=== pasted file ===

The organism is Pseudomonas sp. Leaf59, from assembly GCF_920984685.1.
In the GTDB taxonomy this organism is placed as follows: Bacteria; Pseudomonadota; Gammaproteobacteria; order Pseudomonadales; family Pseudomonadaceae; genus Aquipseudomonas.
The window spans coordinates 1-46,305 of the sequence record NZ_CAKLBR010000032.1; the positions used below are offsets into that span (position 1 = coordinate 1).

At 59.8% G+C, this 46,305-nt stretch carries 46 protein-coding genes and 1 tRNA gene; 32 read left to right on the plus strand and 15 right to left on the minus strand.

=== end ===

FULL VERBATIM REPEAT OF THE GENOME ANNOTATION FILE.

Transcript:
The organism is Pseudomonas sp. Leaf59, from assembly GCF_920984685.1.
In the GTDB taxonomy this organism is placed as follows: Bacteria; Pseudomonadota; Gammaproteobacteria; order Pseudomonadales; family Pseudomonadaceae; genus Aquipseudomonas.
The window spans coordinates 1-46,305 of the sequence record NZ_CAKLBR010000032.1; the positions used below are offsets into that span (position 1 = coordinate 1).

At 59.8% G+C, this 46,305-nt stretch carries 46 protein-coding genes and 1 tRNA gene; 32 read left to right on the plus strand and 15 right to left on the minus strand.